Course Hero. "The Merchant of Venice Study Guide." Course Hero. 27 Feb. 2017. Web. 21 Sep. 2018. <https://www.coursehero.com/lit/The-Merchant-of-Venice/>.
Course Hero. (2017, February 27). The Merchant of Venice Study Guide. In Course Hero. Retrieved September 21, 2018, from https://www.coursehero.com/lit/The-Merchant-of-Venice/
(Course Hero, 2017)
Course Hero. "The Merchant of Venice Study Guide." February 27, 2017. Accessed September 21, 2018. https://www.coursehero.com/lit/The-Merchant-of-Venice/.
Course Hero, "The Merchant of Venice Study Guide," February 27, 2017, accessed September 21, 2018, https://www.coursehero.com/lit/The-Merchant-of-Venice/.
Jessica bids Launcelot Gobbo goodbye as he prepares to leave her father's service. She tells him he has been a source of fun in their serious house and sends Launcelot to Bassanio's dinner with a letter for Lorenzo. Launcelot predicts she will marry a Christian, and they both cry at parting. Once Launcelot is gone, Jessica hopes Lorenzo will get her message and come to take her away and marry her.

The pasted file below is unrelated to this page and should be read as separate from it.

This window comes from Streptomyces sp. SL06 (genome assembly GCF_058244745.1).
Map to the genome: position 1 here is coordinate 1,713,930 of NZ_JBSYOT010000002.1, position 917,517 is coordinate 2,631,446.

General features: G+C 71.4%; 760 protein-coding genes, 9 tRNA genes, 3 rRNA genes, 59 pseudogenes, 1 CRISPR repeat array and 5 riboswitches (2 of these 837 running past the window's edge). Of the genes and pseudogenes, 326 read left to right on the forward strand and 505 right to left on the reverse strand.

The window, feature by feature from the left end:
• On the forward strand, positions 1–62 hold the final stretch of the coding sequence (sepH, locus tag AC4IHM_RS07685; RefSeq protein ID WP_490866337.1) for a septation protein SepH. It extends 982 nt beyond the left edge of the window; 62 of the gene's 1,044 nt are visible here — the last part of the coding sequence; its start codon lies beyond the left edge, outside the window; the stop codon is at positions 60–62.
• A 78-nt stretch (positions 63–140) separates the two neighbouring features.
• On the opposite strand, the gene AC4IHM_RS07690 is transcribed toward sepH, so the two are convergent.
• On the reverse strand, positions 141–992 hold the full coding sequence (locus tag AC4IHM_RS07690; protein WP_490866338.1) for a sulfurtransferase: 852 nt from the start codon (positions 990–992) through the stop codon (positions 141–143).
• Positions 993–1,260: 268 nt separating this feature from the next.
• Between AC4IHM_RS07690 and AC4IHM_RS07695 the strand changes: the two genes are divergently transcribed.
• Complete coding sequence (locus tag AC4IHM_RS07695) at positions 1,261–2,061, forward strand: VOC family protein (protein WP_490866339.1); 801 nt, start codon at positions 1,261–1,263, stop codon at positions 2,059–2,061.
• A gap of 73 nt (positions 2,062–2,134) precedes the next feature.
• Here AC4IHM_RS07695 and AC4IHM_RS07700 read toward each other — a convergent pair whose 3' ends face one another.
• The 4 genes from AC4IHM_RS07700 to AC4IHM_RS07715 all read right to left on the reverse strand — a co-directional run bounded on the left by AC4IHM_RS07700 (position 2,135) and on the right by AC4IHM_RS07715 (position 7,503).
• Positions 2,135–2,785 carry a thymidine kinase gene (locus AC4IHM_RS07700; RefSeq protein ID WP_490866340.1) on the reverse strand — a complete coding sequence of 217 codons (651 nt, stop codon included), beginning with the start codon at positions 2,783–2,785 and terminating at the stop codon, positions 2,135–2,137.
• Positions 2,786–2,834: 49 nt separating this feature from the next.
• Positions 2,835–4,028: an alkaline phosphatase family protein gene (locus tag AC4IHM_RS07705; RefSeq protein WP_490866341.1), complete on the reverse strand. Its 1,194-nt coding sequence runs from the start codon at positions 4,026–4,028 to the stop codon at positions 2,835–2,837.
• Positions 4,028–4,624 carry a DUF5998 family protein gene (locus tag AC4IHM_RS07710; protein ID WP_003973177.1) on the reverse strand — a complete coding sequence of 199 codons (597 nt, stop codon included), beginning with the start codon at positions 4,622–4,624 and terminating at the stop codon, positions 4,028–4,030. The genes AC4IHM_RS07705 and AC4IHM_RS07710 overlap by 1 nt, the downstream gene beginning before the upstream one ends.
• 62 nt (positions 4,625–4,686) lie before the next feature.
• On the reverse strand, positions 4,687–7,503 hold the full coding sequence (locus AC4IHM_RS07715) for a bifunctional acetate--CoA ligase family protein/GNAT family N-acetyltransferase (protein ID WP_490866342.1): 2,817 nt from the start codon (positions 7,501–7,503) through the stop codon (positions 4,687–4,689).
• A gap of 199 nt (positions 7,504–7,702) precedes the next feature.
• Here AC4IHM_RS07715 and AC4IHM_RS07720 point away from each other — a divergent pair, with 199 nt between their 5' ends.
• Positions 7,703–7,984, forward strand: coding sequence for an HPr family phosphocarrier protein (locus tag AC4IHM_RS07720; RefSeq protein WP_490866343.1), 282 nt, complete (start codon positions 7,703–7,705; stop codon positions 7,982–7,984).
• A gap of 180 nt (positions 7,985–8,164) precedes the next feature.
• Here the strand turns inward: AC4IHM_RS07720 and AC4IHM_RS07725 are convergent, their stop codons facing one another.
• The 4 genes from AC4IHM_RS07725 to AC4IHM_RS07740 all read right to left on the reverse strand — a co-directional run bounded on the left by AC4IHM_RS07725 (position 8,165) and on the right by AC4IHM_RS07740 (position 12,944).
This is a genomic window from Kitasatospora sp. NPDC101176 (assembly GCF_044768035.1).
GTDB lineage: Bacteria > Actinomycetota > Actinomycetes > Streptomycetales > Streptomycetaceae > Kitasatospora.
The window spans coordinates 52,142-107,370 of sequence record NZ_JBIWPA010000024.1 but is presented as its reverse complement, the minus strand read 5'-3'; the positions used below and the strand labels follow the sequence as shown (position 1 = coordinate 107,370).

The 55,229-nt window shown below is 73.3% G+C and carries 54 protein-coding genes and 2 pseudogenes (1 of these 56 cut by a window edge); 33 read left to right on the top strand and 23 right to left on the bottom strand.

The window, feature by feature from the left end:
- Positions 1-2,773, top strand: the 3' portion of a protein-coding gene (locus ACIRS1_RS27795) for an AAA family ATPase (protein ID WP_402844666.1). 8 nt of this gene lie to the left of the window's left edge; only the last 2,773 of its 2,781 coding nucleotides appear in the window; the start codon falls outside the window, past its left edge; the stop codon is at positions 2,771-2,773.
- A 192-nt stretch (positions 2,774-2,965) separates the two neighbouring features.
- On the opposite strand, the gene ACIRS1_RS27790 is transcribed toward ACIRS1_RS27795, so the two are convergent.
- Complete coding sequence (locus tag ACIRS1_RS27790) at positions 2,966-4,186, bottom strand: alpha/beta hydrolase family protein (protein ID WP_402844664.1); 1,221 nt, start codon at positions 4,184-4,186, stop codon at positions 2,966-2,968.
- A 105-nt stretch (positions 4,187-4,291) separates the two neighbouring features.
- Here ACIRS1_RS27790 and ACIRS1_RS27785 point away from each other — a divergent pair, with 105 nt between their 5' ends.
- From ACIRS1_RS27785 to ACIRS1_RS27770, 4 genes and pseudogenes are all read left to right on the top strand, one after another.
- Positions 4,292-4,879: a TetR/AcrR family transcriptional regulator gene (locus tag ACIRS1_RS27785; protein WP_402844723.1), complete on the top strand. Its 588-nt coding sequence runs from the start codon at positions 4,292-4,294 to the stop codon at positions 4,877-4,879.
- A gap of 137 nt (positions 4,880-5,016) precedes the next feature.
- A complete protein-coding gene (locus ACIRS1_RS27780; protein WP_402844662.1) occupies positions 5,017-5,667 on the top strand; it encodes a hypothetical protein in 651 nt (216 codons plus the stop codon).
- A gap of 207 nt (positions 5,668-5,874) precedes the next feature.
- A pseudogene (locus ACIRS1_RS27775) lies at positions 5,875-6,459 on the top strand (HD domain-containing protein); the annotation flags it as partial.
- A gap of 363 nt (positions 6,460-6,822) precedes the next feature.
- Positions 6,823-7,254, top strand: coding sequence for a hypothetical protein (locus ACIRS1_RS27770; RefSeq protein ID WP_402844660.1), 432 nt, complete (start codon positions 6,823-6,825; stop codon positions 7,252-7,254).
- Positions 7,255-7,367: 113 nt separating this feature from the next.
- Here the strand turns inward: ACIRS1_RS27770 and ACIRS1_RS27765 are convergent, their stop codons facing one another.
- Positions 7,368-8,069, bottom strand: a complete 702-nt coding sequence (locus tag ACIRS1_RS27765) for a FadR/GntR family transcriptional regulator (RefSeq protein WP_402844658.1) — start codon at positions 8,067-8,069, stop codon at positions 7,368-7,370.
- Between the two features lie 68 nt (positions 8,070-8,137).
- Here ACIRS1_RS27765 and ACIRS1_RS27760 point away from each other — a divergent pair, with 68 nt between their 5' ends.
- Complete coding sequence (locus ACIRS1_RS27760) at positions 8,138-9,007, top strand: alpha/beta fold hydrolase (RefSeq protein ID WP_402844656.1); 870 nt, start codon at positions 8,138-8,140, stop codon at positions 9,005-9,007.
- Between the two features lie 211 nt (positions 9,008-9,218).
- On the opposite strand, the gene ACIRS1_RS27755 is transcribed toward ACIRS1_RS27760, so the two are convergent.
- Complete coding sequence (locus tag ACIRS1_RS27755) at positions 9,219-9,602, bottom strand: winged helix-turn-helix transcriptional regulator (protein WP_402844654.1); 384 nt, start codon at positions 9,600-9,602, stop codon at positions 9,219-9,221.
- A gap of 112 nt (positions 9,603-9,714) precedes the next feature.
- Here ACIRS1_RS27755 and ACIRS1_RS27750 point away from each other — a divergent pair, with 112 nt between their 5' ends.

It is possible to question Launcelot Gobbo's reliability as a judge of Shylock's character in Act 2, Scene 2, because Launcelot is a silly character whose primary purpose is to serve as comic relief in the play. But Jessica's judgment of her father is more reliable. She describes her house as "hell" and credits Launcelot with bringing some merriment into it. If the only other person who lives in her house is Shylock, he must be the source of her unhappiness. Unlike the Christian characters in the play, Jessica has no prejudice against her father. Quite the opposite, she should be predisposed to love her father, so whatever she feels for him is based entirely on his actions toward her throughout her life. Her desire to escape from her father's house is the clearest evidence against Shylock's character presented thus far in the play.